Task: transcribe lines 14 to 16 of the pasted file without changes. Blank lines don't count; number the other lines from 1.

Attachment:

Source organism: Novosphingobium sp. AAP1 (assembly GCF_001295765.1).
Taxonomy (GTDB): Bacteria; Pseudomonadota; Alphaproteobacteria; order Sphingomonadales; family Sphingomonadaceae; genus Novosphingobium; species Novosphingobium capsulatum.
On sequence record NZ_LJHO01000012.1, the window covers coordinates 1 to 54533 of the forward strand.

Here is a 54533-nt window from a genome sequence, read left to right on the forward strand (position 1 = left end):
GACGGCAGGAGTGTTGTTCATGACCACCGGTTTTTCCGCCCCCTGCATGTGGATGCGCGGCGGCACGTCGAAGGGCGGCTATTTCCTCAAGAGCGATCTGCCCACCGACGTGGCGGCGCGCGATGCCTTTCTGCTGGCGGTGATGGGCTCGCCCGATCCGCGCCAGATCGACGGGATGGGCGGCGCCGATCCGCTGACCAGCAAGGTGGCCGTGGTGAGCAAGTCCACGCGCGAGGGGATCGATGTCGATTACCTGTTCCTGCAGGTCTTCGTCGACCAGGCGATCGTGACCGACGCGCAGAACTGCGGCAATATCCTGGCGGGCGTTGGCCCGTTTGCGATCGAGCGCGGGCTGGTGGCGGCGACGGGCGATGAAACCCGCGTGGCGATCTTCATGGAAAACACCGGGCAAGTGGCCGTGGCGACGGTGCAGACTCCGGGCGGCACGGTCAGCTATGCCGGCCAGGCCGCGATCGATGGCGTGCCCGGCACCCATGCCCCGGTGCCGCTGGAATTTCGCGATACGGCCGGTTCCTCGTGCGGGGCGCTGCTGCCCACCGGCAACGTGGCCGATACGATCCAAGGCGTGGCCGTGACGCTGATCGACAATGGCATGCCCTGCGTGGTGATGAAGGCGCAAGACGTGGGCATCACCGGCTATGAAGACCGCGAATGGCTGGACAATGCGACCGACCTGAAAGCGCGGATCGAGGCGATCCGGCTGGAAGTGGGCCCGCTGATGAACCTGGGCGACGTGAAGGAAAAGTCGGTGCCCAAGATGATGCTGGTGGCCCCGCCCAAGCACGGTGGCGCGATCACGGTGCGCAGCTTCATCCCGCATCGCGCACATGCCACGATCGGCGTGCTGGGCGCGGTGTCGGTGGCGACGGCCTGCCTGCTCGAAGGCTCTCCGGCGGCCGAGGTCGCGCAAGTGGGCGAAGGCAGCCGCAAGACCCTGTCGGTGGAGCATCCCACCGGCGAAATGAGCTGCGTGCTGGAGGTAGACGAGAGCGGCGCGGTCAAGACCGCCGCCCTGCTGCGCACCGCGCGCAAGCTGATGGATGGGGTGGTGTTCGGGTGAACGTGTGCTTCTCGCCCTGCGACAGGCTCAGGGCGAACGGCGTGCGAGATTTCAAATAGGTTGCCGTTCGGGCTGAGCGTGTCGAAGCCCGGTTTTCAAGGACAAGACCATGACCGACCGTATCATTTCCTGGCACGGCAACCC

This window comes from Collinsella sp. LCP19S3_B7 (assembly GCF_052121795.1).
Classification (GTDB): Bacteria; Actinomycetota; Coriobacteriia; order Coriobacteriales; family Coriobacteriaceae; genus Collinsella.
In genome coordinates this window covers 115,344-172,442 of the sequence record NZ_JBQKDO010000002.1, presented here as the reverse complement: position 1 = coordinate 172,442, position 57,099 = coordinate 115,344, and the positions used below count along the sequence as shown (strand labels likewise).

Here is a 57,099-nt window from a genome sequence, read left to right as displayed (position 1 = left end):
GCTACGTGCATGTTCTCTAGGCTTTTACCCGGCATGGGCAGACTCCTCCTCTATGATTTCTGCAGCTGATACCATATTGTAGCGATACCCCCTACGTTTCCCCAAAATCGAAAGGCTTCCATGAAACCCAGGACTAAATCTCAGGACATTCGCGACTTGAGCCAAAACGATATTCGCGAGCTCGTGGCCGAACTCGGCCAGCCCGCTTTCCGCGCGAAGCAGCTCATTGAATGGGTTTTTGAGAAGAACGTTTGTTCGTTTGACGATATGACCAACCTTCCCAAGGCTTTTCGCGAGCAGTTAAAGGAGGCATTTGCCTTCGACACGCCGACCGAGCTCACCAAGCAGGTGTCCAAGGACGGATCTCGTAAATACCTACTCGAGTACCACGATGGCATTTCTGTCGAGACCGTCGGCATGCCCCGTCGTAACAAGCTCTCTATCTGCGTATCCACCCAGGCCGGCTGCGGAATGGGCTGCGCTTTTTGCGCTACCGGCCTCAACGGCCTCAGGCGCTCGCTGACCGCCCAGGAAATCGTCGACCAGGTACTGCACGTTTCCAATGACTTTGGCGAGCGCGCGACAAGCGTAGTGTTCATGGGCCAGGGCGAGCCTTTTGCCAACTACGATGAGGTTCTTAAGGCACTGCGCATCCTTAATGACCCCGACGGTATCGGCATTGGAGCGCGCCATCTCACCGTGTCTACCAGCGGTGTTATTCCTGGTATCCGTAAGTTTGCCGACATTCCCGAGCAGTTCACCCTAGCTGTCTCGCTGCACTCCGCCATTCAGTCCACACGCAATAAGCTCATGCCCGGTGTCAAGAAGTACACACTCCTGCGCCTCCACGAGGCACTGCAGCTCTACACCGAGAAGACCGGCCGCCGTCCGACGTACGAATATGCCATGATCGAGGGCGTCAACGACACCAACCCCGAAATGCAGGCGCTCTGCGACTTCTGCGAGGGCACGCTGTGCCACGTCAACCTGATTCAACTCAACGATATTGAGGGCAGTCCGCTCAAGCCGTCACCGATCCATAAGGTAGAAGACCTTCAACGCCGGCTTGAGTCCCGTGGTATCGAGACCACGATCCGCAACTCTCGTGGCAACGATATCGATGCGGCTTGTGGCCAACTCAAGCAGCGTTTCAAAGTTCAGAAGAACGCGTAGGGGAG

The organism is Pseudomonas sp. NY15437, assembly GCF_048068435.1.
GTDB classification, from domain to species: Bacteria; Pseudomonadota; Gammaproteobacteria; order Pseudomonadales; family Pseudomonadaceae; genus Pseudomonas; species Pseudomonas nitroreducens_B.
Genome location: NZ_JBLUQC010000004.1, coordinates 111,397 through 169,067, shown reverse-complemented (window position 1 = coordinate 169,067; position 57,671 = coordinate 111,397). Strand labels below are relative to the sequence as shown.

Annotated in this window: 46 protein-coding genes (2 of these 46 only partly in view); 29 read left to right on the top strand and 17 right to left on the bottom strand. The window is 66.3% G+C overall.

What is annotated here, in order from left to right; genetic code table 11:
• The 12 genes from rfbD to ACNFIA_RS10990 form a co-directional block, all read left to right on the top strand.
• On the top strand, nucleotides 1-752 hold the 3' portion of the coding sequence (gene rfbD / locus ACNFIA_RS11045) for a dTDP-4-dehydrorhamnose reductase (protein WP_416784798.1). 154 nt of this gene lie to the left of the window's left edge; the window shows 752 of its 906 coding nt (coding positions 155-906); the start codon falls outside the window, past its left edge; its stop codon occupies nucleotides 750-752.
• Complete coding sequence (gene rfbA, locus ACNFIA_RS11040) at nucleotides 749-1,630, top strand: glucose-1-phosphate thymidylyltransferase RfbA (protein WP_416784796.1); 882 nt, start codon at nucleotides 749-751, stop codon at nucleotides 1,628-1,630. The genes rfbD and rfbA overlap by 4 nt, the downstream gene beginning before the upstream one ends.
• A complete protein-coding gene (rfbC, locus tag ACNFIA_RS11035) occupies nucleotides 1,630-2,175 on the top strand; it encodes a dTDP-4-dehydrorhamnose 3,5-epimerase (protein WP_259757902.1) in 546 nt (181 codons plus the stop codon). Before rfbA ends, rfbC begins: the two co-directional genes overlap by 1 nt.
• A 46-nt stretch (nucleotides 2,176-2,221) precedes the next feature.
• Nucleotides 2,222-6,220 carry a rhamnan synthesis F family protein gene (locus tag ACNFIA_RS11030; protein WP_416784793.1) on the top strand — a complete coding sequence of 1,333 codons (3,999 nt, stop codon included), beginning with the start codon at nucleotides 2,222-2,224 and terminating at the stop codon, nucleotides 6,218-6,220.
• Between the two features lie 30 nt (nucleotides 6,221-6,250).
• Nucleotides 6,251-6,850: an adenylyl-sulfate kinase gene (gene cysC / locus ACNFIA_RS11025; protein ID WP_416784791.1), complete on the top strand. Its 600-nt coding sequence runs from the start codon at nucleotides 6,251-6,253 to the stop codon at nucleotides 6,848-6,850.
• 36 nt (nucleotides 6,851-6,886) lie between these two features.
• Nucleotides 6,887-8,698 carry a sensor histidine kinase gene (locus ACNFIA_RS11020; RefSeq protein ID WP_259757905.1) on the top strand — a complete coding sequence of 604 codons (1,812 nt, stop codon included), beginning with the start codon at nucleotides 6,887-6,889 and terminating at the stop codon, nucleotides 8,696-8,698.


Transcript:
Annotated in this window: 46 protein-coding genes (2 of these 46 only partly in view); 29 read left to right on the top strand and 17 right to left on the bottom strand. The window is 66.3% G+C overall.

What is annotated here, in order from left to right; genetic code table 11:
• The 12 genes from rfbD to ACNFIA_RS10990 form a co-directional block, all read left to right on the top strand.